Sunday, April 5, 2009

The Gospel Of Mark, Part 4 - The Temptation Of Jesus

The Spirit immediately drove him out into the wilderness. 13 And he was in the wilderness forty days, being tempted by Satan. And he was with the wild animals, and the angels were ministering to him.
Mark 1:12-13
In these two verses we read that Jesus, the very Son of God, was in the wilderness for forty days, and He was being tempted by Satan. Have you ever stopped to think about what these verses say? Have you ever considered that Jesus Christ - God in the flesh - was tempted by the devil? That is exactly what we are reading here.

In the Gospel of Mark we are not given any details; here we are simply told that immediately after His baptism Jesus was sent by the Holy Spirit into the wilderness, with the wild animals, for forty days where He was tempted by Satan and ministered to by angels. Here, for example, we are not told that for these forty days Jesus didn't eat anything. Here we are not told that at the end of these forty days Jesus was weak and hungry, or it was at that time that Satan chose to launch his attack. We are also not given any details about the nature of these attacks, nor are we told that Jesus withstood Satan's attacks by knowing and accurately using the word of God in His defense (Matthew 4:1-11, Luke 4:1-13). All of these things are important, and we can read about them in the other Gospel accounts, but for some reason none of them is included here.

As we approach these two verses there are several approaches we could take: we could study the Greek to see what it means that the Spirit drove Jesus into the wilderness; we could speculate on what it means that the angels ministered to Him; we could even do a study of the significance of the forty days and see what forty days means in the Bible, but if we do all of that and miss the point of what the Gospel writer is trying to tell us here we have just wasted our time.

So what is it that the Gospel writer wants us to see here? Could it be that the thing that we really need to understand is simply that Jesus was in fact tempted by the devil just like we are?

In the letter to the Hebrews we read:
For we do not have a high priest who is unable to sympathize with our weaknesses, but one who in every respect has been tempted as we are, yet without sin.
Hebrews 4:15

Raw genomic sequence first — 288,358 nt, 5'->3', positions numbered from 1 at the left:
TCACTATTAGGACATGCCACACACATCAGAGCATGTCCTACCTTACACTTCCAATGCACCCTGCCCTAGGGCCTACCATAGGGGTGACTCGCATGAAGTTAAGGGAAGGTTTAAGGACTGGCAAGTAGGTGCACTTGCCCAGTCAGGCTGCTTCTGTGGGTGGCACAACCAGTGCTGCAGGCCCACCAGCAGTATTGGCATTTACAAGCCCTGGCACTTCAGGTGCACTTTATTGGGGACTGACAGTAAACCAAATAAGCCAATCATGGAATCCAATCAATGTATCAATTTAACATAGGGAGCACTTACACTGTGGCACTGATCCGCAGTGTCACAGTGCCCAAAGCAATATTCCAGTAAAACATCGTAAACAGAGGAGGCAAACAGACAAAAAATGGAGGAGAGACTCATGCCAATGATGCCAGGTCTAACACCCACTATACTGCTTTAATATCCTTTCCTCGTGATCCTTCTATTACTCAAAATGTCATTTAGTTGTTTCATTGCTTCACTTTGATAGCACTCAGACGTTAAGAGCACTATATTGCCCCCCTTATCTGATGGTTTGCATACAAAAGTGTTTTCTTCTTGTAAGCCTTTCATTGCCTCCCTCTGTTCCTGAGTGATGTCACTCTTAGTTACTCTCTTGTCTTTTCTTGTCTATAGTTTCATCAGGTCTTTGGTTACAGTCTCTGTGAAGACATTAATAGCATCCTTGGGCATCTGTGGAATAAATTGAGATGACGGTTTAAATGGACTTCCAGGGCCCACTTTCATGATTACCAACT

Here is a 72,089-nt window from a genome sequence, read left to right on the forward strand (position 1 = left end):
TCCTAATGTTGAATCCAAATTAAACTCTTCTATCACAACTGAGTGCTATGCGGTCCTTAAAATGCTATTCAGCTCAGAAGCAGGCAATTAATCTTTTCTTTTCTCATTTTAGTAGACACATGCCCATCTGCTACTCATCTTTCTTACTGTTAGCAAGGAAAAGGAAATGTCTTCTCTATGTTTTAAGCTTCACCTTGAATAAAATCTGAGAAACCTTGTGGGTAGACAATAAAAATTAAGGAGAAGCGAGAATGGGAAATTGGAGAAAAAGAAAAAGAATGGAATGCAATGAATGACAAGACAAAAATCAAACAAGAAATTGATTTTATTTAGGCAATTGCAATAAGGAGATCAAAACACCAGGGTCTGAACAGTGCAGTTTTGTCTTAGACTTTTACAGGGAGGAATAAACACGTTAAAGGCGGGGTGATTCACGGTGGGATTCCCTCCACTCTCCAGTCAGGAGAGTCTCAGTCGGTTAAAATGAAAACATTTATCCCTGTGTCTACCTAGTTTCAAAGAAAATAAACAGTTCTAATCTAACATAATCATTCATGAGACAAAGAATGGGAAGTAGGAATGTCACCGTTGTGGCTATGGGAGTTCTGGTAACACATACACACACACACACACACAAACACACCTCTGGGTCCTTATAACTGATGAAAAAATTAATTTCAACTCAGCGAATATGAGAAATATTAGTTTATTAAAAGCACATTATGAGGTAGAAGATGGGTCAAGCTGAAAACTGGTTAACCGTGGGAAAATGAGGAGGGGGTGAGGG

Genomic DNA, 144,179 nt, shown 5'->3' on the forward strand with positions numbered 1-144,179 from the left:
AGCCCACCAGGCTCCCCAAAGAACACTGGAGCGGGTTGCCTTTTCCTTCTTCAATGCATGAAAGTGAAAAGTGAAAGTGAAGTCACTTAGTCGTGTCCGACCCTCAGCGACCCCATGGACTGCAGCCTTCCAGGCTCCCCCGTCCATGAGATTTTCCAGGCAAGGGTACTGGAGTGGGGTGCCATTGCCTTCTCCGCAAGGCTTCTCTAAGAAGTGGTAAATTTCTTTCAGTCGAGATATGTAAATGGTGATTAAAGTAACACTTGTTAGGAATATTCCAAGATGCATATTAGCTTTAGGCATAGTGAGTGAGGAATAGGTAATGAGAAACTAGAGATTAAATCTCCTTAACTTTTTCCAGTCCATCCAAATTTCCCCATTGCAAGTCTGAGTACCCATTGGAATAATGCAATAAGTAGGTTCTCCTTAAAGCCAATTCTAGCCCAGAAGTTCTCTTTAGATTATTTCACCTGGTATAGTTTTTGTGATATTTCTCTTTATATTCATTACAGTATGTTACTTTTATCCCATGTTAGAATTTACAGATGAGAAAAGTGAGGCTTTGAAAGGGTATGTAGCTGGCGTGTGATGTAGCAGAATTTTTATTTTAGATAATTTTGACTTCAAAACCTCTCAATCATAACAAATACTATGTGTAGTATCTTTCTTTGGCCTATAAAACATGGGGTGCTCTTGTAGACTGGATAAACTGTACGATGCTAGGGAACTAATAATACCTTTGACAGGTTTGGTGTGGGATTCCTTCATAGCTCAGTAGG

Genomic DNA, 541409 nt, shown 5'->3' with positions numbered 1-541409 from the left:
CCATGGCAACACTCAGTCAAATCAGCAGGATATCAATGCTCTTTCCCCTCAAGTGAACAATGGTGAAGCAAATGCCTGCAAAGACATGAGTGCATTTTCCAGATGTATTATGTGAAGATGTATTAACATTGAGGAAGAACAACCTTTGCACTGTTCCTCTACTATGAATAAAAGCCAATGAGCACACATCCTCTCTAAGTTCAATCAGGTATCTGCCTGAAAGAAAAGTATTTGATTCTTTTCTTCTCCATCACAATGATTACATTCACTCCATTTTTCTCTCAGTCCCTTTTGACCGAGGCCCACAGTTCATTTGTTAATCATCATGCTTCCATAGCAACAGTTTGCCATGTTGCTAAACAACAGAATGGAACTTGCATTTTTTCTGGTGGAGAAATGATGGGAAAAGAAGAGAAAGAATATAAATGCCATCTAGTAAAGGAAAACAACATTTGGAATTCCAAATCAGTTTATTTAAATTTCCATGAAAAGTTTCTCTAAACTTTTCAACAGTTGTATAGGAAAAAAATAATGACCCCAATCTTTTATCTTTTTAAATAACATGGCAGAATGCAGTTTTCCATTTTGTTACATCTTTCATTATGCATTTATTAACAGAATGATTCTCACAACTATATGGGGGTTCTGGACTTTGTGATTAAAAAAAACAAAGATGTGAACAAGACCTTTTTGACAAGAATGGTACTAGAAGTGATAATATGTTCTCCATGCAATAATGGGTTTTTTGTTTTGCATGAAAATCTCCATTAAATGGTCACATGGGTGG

Did you catch that? Jesus was tempted in every way that you or I have ever been (or ever will be) tempted. Why is that ? Hebrews 2:17 tells us that Jesus had to be made like us in every respect so that He could be our merciful and faithful high priest; in order for Jesus to be the propitiation for our sins He had to be like we are (yet without sin).

Verse 18 then goes on to say:
For because he himself has suffered when tempted, he is able to help those who are being tempted.
Hebrews 2:18
Because Jesus was tempted He is able to help us when we are tempted. What does this mean? It means that Jesus understands the weaknesses we have because He was made just like us. It means that He knows what it is like to be tempted, because He was tempted. And it means that in temptation there is always a way out (see again Hebrew 4:15; Jesus was tempted yet He remained sinless).

In 1 Corinthians we read:
No temptation has overtaken you that is not common to man. God is faithful, and he will not let you be tempted beyond your ability, but with the temptation he will also provide the way of escape, that you may be able to endure it.
1 Corinthians 10:13
There are several important things in these verse:
  1. There are no temptations that are unique to you or me; we may all struggle with different specifics, but the specifics all lead back to what is common to man - rebellion against God.
  2. God is faithful - this verse promises that He will never let us be tempted beyond what we can endure.
  3. God will always make sure that in every temptation we have a way of escape
These are great promises and we would all do well to remember them.

So what have we seen here? In the Gospel of Mark we saw that Jesus was tempted in the wilderness by the devil. We then went to Hebrews and saw that Jesus was tempted in every way we are, but that He remained sinless (this is an important thing to understand - it means that temptation is not a sin and that just because you are tempted does not mean that you have sinned). And finally we looked at 1 Corinthians where we saw that we have a faithful God who will keep us from any temptation that we cannot resist and that when we are tempted He will always provide for us a way of escape.

So the next time that you face a temptation think about Mark 1:12-13 and remember that Jesus also faced temptation, and that because He faced temptation He is able to sympathize with our weakness. And then rejoice that this same Jesus is our Great High Priest.
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